“Bhabi-ji” he said to Darshana, ” We really appreciate this. As soon as we settle in, maybe you can find us find some good servants. That will really help Nikki a lot …..” Somehow he deftly managed to usher her out and into her car. We both folded our hands in a “Namaste” as her driver sped off.
And then our negotiations began in private. I agreed that a cook would be a good idea since my cooking skills were negligible. And Indian cuisine consisted of a lot more intricacies than roasting a chicken or mashing some potatoes. It required an almost encyclopaedic familiarity with a range of spices even Columbus had never heard of when he set sail in the wrong direction. Yes. A cook would be fine.
But a top-servant and an ayah were two too many people in my home. My husband insisted that these servants would be “company” for me when he was busy at work. It was a well-intentioned idea but it nearly sank our marriage right there and then.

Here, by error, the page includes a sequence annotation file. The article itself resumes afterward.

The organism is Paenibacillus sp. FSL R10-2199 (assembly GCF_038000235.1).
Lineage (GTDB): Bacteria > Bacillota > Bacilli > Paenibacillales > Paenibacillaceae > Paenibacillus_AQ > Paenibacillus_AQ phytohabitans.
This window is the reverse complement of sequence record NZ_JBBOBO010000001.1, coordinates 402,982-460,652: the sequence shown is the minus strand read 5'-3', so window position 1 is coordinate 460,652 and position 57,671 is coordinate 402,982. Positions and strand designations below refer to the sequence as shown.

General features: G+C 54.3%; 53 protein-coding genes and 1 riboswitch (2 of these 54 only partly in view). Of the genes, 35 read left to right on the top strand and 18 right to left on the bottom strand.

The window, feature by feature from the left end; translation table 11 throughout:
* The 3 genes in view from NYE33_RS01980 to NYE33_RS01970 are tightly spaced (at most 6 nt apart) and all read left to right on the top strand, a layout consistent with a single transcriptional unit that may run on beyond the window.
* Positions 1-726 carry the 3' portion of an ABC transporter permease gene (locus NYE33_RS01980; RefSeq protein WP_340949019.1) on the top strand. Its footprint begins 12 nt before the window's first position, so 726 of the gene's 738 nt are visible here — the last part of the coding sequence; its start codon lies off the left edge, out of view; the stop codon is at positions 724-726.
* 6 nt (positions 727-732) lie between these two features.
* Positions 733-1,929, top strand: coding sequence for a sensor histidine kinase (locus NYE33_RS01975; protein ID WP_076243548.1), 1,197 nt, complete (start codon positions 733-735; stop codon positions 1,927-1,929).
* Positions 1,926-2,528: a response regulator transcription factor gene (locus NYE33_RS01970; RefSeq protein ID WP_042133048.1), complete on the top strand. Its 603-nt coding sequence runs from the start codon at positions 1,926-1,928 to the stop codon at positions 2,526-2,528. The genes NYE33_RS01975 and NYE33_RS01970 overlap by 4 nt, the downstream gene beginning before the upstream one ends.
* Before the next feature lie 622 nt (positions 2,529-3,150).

“Company ?” I was incredulous. I had three degrees, my interests were Baroque music, English literature and art. I knew it would be hard enough to adjust to a completely different culture, but the thought that two totally uneducated women, neither of whom would probably speak a word of English would be “company” for me was just too much cultural adjustment to make. I put my foot down. No way.
But I would compromise on the cook. And the driver. Since I had never learned to drive and at that time, women didn’t drive in India. Even foreign women had drivers.
We agreed that the cook would make my husband’s breakfast, accompany him to the factory where he would prepare lunch and then take the afternoon off. And the driver would drive my husband and the cook to work and then come back and be available for me during the day. It seemed very extravagant to me, but my Indian family still fretted from time to time that “Nikki has no servants Hai hai hai ….”